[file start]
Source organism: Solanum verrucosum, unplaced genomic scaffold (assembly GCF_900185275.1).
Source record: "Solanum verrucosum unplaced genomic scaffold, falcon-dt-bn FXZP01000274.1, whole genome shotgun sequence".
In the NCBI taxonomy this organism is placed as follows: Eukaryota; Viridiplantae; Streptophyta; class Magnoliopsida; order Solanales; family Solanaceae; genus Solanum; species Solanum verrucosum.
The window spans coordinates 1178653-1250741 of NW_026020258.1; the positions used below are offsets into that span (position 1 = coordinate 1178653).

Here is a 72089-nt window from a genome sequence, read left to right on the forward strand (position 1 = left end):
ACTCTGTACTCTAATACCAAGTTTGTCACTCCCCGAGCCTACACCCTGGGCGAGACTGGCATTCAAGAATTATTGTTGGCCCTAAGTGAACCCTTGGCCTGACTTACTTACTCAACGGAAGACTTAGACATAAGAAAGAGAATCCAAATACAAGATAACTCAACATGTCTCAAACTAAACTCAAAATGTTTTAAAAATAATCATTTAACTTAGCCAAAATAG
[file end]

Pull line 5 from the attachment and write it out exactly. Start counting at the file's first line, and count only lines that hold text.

Here is a 72089-nt window from a genome sequence, read left to right on the forward strand (position 1 = left end):